Despite overwhelming scientific findings, some people remain convinced that HIV doesn't cause AIDS and that antiretrovirals are toxic poisons. Led by vocal skeptics such as former South African President Thabo Mbeki and the late Christine Maggiore, AIDS denialism continues to flourish, especially with the help of the Internet.

To counter this strengthening movement, Seth Kalichman, PhD, a social psychology professor at the University of Connecticut, wrote Denying AIDS: Conspiracy Theories, Pseudoscience, and Human Tragedy ($25, Copernicus Books), which examines AIDS denialism's origin, agendas and potentially damaging influence on HIV prevention and treatment.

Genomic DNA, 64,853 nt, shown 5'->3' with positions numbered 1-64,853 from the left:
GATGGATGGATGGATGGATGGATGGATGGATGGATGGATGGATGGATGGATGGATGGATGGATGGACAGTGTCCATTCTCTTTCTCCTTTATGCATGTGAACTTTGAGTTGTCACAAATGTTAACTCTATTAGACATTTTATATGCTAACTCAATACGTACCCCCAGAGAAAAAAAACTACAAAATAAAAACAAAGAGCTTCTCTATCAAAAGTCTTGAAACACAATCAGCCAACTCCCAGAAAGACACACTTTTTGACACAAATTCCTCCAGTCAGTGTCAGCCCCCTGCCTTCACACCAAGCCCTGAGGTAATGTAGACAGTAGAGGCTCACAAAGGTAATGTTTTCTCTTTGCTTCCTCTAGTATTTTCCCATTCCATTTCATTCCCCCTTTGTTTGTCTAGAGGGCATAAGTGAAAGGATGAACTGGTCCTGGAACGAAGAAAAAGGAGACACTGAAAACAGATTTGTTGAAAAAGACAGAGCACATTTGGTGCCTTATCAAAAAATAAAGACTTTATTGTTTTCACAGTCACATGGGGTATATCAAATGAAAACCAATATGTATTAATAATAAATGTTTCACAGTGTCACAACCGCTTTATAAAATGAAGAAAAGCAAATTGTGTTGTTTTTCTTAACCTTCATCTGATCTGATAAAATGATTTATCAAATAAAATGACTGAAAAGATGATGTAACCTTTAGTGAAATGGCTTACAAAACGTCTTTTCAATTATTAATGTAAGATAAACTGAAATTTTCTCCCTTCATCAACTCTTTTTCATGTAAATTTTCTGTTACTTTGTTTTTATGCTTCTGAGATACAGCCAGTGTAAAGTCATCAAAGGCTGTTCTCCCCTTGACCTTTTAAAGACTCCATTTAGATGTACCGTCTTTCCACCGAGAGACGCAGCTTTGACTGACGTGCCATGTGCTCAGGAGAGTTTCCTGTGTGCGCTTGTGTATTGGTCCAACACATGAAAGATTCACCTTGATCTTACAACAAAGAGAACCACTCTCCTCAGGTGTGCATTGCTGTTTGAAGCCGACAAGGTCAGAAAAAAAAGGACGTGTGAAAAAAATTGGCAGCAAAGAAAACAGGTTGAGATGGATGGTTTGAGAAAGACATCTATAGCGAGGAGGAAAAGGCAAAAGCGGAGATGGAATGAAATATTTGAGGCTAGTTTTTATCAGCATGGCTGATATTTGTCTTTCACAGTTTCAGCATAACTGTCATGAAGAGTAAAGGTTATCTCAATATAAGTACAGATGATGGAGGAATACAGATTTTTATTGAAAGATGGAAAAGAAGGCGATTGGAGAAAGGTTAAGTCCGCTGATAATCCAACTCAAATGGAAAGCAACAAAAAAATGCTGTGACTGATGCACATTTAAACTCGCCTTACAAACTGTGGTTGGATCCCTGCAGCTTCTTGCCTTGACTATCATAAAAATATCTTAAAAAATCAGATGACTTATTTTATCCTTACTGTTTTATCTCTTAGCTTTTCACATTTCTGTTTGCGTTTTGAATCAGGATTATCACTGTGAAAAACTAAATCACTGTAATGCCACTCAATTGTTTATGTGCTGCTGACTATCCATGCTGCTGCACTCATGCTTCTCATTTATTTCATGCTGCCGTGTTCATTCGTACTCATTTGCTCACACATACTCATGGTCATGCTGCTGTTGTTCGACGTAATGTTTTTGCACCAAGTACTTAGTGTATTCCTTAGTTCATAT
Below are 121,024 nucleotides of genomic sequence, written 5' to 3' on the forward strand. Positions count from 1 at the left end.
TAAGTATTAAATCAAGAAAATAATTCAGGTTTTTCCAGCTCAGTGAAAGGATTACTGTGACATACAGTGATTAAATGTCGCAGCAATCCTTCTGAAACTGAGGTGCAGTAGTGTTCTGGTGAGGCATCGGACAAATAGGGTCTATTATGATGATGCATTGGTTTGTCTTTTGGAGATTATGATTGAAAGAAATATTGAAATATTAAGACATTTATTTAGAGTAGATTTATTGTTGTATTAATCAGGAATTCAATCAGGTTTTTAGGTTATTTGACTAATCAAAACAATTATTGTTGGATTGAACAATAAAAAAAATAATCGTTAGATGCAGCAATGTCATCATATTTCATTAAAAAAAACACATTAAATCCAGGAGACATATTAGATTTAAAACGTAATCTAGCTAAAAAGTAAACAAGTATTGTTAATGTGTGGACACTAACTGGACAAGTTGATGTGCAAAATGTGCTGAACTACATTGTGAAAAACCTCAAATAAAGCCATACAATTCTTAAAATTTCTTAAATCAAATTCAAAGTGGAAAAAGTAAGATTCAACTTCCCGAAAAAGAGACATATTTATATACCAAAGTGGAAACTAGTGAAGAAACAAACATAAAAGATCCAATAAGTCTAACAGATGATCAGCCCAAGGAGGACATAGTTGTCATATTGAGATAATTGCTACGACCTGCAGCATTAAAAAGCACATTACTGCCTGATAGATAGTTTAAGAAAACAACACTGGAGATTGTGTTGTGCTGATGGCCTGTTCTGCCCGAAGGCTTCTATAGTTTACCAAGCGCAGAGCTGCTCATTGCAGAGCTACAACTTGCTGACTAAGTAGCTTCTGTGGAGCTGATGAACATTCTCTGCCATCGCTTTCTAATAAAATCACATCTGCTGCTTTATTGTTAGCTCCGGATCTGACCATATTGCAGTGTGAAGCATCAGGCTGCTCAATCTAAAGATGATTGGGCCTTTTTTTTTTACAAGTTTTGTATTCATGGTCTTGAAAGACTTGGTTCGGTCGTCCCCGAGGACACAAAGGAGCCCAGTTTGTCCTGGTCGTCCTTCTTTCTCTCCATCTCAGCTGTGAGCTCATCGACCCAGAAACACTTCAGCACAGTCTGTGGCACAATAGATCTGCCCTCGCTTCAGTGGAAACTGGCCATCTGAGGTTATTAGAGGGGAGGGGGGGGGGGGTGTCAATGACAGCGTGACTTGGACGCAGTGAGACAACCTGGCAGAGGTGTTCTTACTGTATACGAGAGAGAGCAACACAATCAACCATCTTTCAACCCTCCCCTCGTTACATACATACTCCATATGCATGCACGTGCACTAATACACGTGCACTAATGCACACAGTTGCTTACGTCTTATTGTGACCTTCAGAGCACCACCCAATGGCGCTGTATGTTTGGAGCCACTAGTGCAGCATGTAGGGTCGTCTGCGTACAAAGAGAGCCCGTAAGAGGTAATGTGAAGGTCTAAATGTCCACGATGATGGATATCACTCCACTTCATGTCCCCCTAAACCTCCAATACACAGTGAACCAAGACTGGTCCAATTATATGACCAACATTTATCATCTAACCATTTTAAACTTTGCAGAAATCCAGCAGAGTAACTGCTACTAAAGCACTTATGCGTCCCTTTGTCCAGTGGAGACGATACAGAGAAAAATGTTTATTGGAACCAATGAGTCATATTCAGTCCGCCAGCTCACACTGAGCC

Kalichman believes that the scientific community's decision to stay quiet over the years has only fueled the denialists' power. “[For too long] scientists have believed that if you ignore the denialists, they will go away,” he told POZ. “The HIV community really has a role in combating this misinformation.”  
                     
All royalties will help the Family Treatment Fund provide AIDS meds for people living with HIV/AIDS in Africa.